• For directors of organizations: If you periodically conduct an all-hands meeting, then you are asking a large population of individuals to reserve a specific date/time time on their calendar.  Scheduling these sessions in advance can help.  If your personal schedule is sufficiently stable such that you could schedule these meetings across the next several months without any noticeable risk of changing the date/time, then locking those dates/times into the calendars of everyone in the organization can help drive attendance up.
  2. Don’t delay in scheduling a meeting.  Today’s calendaring systems make it almost trivial to propose a meeting.  It makes clear sense (to me, anyway) to act almost immediately once the need for a meeting has been identified and validated – in most instances, this scheduling task consumes under a minute of time.
    • If you are in a conference call and someone mentions having a follow-up meeting or other detailed working session, take the sixty seconds while on that call to get the new meeting onto everyone’s calendar.  This helps everyone reserve that time for your meeting and increases the chances of getting the required attendance.
  3. Check the availability of your required attendees.  Within an enterprise, MS-Outlook gives you a method of checking a person’s availability.  Make good use of this capability when initiating a meeting proposal for a small meeting (perhaps up to three or four participants).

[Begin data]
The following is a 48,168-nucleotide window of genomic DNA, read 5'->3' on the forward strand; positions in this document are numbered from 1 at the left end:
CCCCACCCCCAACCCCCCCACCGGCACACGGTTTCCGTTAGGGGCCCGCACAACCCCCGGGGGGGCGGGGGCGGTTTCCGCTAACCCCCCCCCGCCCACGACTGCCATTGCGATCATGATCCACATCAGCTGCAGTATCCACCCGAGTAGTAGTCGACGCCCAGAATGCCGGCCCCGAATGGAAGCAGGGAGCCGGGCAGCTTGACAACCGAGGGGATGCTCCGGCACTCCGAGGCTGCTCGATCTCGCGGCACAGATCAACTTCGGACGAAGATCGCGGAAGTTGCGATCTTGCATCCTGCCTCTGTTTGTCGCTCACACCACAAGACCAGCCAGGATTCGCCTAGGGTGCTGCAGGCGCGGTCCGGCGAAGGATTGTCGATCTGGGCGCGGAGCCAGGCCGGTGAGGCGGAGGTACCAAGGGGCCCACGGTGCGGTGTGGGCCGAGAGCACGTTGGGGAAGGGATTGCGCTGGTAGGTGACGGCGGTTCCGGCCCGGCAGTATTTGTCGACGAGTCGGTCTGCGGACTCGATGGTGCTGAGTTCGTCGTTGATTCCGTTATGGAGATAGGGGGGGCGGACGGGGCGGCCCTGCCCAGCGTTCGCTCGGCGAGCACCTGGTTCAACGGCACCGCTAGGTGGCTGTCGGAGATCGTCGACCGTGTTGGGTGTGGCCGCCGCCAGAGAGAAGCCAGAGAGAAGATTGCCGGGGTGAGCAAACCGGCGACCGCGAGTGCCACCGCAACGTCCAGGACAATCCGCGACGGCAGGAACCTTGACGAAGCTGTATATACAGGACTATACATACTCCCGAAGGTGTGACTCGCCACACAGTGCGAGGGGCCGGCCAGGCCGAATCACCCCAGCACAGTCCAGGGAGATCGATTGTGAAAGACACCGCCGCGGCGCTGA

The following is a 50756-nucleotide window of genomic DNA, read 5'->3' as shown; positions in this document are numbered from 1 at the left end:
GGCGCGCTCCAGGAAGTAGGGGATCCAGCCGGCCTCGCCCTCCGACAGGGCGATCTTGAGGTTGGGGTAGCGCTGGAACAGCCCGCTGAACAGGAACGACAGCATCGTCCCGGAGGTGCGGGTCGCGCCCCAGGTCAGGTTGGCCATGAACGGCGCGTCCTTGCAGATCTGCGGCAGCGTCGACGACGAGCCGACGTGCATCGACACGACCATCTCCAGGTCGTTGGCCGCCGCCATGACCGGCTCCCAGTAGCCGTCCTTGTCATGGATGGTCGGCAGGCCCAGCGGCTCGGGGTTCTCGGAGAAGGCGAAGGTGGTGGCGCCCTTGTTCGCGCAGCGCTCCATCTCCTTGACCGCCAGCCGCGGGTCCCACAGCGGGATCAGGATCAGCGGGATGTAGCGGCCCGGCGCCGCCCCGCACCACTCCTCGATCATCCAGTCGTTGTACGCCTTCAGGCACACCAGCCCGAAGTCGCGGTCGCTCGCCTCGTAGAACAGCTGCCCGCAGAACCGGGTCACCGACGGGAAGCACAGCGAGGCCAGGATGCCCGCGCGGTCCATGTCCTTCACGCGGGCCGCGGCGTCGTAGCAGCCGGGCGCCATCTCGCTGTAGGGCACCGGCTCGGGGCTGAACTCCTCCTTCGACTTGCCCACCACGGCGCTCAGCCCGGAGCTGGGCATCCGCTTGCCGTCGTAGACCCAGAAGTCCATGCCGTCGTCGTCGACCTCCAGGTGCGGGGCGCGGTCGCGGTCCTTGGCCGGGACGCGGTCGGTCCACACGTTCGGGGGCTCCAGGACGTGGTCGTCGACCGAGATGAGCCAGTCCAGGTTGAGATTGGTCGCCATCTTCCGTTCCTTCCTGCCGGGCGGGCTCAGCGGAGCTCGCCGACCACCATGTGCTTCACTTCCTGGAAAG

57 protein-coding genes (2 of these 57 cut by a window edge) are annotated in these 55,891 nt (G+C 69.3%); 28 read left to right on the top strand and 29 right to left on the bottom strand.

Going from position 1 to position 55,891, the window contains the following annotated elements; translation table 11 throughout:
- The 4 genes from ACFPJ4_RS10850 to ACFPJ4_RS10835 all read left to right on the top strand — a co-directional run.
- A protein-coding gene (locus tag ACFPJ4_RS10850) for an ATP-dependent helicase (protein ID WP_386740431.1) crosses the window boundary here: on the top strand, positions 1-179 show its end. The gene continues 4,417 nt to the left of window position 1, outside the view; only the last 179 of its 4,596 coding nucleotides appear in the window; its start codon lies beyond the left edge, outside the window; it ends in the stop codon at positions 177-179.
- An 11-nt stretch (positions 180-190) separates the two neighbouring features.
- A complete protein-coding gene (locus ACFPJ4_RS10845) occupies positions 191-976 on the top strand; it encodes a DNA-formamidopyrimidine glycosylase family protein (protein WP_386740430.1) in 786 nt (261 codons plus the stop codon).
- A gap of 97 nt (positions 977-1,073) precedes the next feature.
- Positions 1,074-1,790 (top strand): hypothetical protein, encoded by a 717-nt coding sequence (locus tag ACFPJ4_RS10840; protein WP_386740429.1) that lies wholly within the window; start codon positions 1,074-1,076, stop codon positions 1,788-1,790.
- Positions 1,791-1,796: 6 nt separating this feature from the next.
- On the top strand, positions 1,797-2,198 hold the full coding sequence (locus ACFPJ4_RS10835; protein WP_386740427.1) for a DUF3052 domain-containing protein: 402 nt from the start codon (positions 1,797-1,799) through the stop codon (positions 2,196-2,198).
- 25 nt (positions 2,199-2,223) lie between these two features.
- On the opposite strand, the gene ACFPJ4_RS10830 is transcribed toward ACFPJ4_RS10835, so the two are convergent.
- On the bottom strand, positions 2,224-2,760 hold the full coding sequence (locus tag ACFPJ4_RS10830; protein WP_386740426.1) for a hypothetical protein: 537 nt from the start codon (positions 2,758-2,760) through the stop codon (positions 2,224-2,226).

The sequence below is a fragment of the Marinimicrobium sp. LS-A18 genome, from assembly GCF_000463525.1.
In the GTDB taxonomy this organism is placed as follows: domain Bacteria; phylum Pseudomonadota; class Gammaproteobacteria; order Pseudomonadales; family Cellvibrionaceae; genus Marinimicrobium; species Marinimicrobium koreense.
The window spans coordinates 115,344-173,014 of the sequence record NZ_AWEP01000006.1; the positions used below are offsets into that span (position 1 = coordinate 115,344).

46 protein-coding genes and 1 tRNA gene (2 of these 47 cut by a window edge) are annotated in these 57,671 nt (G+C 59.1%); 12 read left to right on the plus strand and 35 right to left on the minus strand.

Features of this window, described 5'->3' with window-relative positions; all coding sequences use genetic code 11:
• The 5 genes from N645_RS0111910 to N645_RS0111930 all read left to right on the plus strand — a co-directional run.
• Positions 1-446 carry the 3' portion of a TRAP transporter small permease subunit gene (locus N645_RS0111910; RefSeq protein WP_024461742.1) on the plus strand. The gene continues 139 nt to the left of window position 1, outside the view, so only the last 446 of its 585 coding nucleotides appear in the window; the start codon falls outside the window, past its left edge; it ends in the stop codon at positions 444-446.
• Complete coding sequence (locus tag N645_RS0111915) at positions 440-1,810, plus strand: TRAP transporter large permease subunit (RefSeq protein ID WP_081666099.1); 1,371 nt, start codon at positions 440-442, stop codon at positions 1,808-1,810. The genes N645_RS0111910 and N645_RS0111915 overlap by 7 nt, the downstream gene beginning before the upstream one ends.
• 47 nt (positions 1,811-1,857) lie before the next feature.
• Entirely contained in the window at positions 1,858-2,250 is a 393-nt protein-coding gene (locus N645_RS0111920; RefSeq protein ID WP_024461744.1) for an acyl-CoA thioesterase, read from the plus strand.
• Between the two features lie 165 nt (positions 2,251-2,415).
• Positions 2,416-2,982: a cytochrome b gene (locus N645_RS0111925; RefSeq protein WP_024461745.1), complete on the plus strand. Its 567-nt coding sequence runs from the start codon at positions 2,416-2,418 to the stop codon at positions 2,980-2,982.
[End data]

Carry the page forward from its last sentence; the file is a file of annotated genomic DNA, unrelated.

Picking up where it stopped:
• Abandon the practice of sending an email that says ‘when can we meet’ – this just creates a valueless transaction that should be replaced by an actual meeting invitation for a time when your other participants show as ‘available.’  
    • If a person is fully booked and thus has no availability for a meeting that is needed, here’s what I do:  I proceed with a meeting proposed for a time that is convenient for me, accompanied by an explanation (in the meeting invitation) that I couldn’t find a free slot, I recognize that the person is busy and I’d like their help in identifying and counter-proposing a suitable time to meet – this almost always works and results in a scheduled meeting.

 

Responding to Meetings Scheduled by Others

  1. Respond promptly and helpfully to a proposed meeting.  Help the meeting organizer know your willingness and availability to participate in the meeting they have proposed - let your 'Yes' be 'Yes,' and your 'No,' 'No'.  No fair giving a “tentative” response that means “I don’t know if I am attending;” such a response makes it all the more difficult for the meeting organizer to effectively assemble all of the participants.  (Many teams have a modus operandi in which a ‘tentative’ response means “I’m not attending buy still want this meeting to appear on my calendar.”)  If you cannot attend, decline the meeting along with a proposal back to the originator with a helpful approach – this might be an alternative meeting day/time or an alternate participant.